Whiskey is one of my favorite things. I’ll go to lengths to describe the way it makes me feel and especially the way it performs in craft cocktails. What? Whiskey cocktails? Don’t look away; it’s perfectly acceptable to mix cocktails with whiskey. By the way, if you’ve enjoyed a whiskey smash or a mint julep, you’ve had a whiskey cocktail. And if you’ve treated your glass of whiskey to a splash of soda or a muddle of fruit, that is a cocktail too.
Yup, your world just got a bit bigger and you haven’t event gotten to the Manhattan’s or the Rob Roy Cocktails yet!
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One such creative cocktail from my recently published book, The Craft Cocktail Compendium is named “A Pleasant Little Gentleman.” It takes a bit of rye whiskey, raw honey simple syrup and whiskey barrel aged bitters and twists them up a bit.
A Pleasant Little Gentleman
- 2 oz. Fernet Branca
- 1 oz. rye whiskey
- 1 oz. raw honey simple syrup (1 cup raw honey to 1 cup hot, but not boiling, water)
- 2-4 shakes Barrel Aged Bitters
- Boiling water for hot tea (Lapsang Souchong)
Boil tea. Add the liquors. Sweeten with raw honey to taste. Add the bitters. Serve
Another little taste of deliciousness is the “Late Summer Fizz.” It includes Pimm’s Cup. Now you know what to do with this cucumber-scented slice of heaven.
Late Summer Fizz
(Pg. 110 of The Craft Cocktail Compendium)
- 2 oz. rye
- ½ oz. Pimm’s No.1. Cup
- ½ oz. apple cider
- ½ oz. sweet white vermouth (I used Carpano Antica Formula)
- ¼ oz. allspice dram
- Sprinkle of sea salt
- Lemon bitters
- Splash of club soda
To a Boston Shaker filled ¾ with ice: Add the liquors and the apple cider. Add the dram. Cap and shake hard for 15 seconds. Pour over fresh ice in a rocks glass. Splash club soda. Dot with lemon bitters. Sprinkle sea salt over the top. Serve.
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The next one is my take on the classic Old Fashioned. It involves roasted fruit that you split, add light balsamic vinegar or apple cider vinegar and Demerara sugar, roasted, cooled and muddled. Pretty spectacular.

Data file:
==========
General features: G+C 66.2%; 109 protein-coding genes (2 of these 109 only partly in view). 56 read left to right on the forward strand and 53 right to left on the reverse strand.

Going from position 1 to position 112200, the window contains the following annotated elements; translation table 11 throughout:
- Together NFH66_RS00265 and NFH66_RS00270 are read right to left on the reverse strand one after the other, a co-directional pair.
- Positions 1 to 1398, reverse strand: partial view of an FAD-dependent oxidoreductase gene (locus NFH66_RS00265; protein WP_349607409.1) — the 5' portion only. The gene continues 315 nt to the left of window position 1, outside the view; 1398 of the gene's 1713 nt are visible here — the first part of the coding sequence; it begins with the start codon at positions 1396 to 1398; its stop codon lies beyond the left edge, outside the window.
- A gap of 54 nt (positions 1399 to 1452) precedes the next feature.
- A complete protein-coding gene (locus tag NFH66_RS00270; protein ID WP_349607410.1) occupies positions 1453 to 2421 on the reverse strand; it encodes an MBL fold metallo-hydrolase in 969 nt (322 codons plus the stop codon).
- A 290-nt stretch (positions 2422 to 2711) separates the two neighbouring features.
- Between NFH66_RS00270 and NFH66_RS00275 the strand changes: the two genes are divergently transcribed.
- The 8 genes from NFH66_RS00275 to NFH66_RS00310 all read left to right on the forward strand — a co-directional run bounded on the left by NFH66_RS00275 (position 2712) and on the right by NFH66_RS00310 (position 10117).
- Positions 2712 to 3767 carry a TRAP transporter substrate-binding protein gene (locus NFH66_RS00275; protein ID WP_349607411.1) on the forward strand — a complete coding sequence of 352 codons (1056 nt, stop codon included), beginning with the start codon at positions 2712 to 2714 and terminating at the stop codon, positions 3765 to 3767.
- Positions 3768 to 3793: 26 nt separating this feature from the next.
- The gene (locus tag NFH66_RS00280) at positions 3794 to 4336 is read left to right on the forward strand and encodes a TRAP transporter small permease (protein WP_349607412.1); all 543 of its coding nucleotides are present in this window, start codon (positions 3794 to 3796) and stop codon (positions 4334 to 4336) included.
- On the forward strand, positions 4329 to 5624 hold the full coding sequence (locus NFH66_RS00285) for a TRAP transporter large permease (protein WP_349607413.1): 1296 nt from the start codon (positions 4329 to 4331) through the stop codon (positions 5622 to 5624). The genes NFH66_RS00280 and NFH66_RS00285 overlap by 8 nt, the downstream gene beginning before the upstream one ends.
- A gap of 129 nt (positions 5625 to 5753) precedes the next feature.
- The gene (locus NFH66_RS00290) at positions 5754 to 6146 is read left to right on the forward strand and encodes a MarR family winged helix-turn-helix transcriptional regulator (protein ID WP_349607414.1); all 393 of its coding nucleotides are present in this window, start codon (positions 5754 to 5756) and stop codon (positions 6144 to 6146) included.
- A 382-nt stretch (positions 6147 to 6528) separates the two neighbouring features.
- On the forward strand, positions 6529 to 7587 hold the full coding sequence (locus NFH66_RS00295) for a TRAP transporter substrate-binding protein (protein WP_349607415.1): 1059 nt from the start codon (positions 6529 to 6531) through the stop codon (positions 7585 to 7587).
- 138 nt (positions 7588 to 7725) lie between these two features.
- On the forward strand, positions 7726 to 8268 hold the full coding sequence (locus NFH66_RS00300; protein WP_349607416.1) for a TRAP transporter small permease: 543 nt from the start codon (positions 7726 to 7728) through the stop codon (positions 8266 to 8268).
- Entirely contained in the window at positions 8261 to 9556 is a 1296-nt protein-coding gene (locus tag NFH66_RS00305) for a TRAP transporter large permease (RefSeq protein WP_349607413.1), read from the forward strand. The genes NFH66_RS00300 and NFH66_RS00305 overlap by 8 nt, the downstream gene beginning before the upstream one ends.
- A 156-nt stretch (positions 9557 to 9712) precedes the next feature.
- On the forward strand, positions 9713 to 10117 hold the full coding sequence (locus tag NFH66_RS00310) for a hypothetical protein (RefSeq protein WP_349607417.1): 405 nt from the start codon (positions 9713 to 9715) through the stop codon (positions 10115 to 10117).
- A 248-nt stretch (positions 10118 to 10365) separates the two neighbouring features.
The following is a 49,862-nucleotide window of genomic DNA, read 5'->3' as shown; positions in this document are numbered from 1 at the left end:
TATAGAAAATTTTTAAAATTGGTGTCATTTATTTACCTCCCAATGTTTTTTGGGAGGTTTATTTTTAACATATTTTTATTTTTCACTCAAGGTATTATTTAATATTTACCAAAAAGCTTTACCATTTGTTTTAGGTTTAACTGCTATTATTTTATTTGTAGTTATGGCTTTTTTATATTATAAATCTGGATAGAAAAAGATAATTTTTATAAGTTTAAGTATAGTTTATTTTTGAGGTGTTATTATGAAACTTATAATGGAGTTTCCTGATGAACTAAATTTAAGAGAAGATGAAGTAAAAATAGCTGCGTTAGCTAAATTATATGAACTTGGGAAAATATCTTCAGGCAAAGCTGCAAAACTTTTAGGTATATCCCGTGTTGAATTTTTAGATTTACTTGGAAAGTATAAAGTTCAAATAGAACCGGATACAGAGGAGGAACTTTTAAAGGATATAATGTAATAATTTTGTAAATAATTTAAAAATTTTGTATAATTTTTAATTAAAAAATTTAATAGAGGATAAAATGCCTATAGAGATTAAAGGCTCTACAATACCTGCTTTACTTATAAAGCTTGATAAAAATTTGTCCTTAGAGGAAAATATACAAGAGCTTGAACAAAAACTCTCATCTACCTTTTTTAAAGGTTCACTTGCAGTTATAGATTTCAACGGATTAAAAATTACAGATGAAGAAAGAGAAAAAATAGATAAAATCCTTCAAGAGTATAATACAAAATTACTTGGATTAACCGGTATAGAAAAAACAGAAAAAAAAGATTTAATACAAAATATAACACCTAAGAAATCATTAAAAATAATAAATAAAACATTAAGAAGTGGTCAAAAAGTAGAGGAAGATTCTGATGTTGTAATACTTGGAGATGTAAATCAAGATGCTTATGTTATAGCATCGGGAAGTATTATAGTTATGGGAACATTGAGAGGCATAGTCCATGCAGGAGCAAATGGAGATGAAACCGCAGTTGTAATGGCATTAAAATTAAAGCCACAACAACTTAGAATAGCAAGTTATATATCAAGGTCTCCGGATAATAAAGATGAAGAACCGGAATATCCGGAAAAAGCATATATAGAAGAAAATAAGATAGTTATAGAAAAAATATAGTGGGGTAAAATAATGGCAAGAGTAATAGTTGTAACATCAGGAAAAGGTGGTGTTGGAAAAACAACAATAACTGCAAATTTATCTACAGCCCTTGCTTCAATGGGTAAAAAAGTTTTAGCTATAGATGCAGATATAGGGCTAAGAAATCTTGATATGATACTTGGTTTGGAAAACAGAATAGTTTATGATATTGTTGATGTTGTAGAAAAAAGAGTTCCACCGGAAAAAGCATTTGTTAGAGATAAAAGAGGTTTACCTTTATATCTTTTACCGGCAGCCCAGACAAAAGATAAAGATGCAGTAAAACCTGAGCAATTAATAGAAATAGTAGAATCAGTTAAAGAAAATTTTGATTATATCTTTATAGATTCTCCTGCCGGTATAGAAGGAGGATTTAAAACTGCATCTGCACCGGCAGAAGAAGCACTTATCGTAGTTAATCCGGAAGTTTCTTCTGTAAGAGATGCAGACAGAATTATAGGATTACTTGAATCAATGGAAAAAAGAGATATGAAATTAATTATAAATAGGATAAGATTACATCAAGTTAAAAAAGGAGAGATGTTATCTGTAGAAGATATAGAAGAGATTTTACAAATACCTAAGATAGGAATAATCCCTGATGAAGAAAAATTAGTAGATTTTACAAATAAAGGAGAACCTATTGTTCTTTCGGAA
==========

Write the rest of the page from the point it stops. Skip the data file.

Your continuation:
Grilled Peach and Thai Basil Roast
- 1 oz. roasted peaches (split, sprinkled with sugar and 1 tsp balsamic and roasted for 1 hour at 350 degrees until soft and charred)
- 1 oz. roasted oranges (split, sprinkled with sugar and 1 tsp balsamic and roasted for 1 hour at 350 degrees until soft and charred
- 4 oz. bourbon whiskey
- 1-2 sprigs Thai basil
Muddle the roasted peaches and oranges with Thai basil very lightly, just to release the aromatics adding a bit of bourbon along the way, muddle some more and add more bourbon (I used Barrell Bourbon Batch 11). Strain the mixture into a rocks glass without ice or if you want, with one large cube of ice and a bit of the muddling mixture. Garnish with a sprig of Thai basil.
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How can you go through summer without a take on the Moscow Mule, but with whiskey instead of vodka? This one takes a bit of a different tack. It involves making a very quick Shrub — no, not a shrubbery, but a little concoction that adds a bit of apple cider vinegar to the usual ginger beer. Kind of a ginger snap in your mouth!
Son In The Foreign Legion
- ¼ oz. apple cider vinegar
- 3 oz. ginger beer (cane sugar-based)
- 2 oz. blended Scotch whiskey (Like Johnny Walker Red)
- 4-6 drops Angostura bitters (or like)
To a cocktail mixing glass: Fill ¾ with ice. Add the whiskey. Add the ginger beer. Add the apple cider vinegar. Stir well to chill but not dilute. Pour into 2 coupe glasses. Dot with bitters and serve.
The last cocktail is also from my book The Craft Cocktail Compendium. It is simply named “Bill Monroe’s Country Cooler,” paying homage to the master mandolin player himself.
Bill Monroe’s Country Cooler
- 1 oz. peach nectar
- 1 oz. apricot nectar
- ½ oz. freshly squeezed lemon juice
- 2 oz. sweet iced tea (sugar to your own taste of course!)
- 2-4 oz. white (un-aged) whiskey
- 2-5 dashes Angostura bitters
- Fresh mint (picked in the shadow of the roots of an ancient oak tree, where sweet branch water bubbles forth in a belly laugh)
Add all the liquid ingredients to a cocktail mixing vessel filled ¾ with ice. Stir well to chill. Strain into ball jars. Dot with bitters. Slap the mint against your palm and garnish. Serve and quickly prepare more! They go down quick!